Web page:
Ultimately, giving your body extra raw materials to help keep your skin healthy doesn’t make collagen a catch-all for changing the look of your skin. “As for other widely claimed benefits, like maintaining plump, youthful skin, there is still not enough definitive data to confirm this,” Dr. Palm told Bustle.

Risks associated with collagen water

If swallowing protein outside of the context of a shake sounds odd, you can be sure it’s not usually harmful. “In fgeneral, drink collagen water is safe, ”says Dr. Palm. But that doesn’t mean you should take the first bottle labeled with collagen that you see on the shelf. Dr. Palm notes that some brands may contain flavorings or sugar, which you may or may not want in your gym drink. Additionally, like any other supplement, Dr. Palm points out that collagen water is not regulated by the Food and Drug Administration, so it’s up to you to find brands you trust.

If you are a vegan or vegetarian, you will need to proceed with caution. Dr Palm says that the collagen in collagen water usually comes from cattle or marine animals. There are herbal collagen stimulation options there, but if a supplement is intended for the direct ingestion of dissolved collagen, it will be made from animal sources, unless otherwise specified. And people with kidney problems may want completely avoiding collagen waterDr. Palm told Bustle. “Those with renal failure should avoid excess protein in their diet, ”she explains. “A doctor should be seen first, but he probably shouldn’t drink collagen water due to his underlying medical condition.”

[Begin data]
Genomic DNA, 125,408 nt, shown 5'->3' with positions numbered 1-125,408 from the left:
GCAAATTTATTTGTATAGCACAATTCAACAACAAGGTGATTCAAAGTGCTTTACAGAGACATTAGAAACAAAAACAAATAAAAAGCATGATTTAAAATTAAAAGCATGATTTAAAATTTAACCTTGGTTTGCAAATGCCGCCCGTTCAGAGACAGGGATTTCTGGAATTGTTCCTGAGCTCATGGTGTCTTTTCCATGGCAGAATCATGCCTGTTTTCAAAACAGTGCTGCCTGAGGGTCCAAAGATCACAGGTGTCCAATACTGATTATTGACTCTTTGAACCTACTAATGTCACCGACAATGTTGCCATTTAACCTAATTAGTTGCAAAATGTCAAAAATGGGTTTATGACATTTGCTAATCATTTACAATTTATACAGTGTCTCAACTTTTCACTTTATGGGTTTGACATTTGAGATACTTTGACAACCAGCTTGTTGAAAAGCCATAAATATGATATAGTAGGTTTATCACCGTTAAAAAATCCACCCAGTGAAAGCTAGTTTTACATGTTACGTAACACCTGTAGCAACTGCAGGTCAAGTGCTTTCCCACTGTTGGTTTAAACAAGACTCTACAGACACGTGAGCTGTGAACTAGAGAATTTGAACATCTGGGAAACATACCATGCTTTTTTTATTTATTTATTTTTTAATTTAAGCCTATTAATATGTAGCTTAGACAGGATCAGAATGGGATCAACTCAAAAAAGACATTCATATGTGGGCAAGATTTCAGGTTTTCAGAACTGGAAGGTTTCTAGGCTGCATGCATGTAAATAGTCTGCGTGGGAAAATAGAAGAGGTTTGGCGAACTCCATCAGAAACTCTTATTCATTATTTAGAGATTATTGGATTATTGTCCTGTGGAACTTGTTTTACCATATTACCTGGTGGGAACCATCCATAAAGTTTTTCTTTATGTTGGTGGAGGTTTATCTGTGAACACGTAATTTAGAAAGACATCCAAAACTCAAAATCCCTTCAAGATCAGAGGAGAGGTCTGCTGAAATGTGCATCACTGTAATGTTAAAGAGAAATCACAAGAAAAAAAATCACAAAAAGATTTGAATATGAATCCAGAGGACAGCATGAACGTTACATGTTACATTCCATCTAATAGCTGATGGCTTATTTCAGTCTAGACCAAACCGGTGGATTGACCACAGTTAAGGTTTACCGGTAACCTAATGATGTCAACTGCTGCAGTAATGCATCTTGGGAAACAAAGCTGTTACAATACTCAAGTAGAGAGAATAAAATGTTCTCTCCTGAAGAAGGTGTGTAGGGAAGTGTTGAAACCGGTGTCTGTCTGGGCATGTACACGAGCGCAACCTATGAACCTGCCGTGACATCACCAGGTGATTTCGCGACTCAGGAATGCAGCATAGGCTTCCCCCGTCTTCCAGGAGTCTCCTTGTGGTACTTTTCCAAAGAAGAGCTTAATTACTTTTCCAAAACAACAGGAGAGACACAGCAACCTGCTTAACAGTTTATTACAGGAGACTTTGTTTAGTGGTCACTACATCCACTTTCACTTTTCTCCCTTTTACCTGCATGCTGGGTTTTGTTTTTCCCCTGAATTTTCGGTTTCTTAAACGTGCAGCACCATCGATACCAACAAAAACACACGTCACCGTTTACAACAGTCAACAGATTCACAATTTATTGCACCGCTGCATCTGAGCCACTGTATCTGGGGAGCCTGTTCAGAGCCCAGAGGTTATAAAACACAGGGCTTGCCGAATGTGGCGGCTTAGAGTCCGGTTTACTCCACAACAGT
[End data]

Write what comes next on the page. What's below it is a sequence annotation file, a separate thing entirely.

Regardless of your condition, Dr. Palm advises against making collagen water your primary source of hydration. “Too much of anything can theoretically be a bad thing,” she stresses.

Vs collagen water. Liquid collagen

Collagen water is a separate thing (ish) from liquid collagen. Collagen in liquid form maybe something you most associate with a cosmetic surgeon’s syringe or one of those little vials with a dropper. And of course some liquid collagen can be distributed directly into your skin or onto your food. But unless it’s a syringe, the liquid collagen marketed to be taken orally can be taken in a drink, that is, in the form of collagen water.

Collagen water or liquid collagen aren’t the only ways to get your dose of amino acids – there are powders and tablets, too. However, the liquid forms of the protein could be more efficient because of the way the body break it down. The most direct way to give your body the benefits of collagen might just be to fill your comically oversized water bottle with the stuff.

Referenced studies:

Avila Rodriguez, MI. (2018) Collagen: A Review of Its Sources and Potential Cosmetic Applications. Journal of Cosmetic Dermatology, https://pubmed.ncbi.nlm.nih.gov/29144022/.

Anderson, KL (2020) Clinical evidence for the anti-aging effects of a nutraceutical drink with collagen peptides on the skin. Journal of Drugs in Dermatology, https://jddonline.com/articles/dermatology/S1545961620S0002X.

Experts:

Dr. Melanie Palm, MD, Certified Dermatologist, Art of Skin MD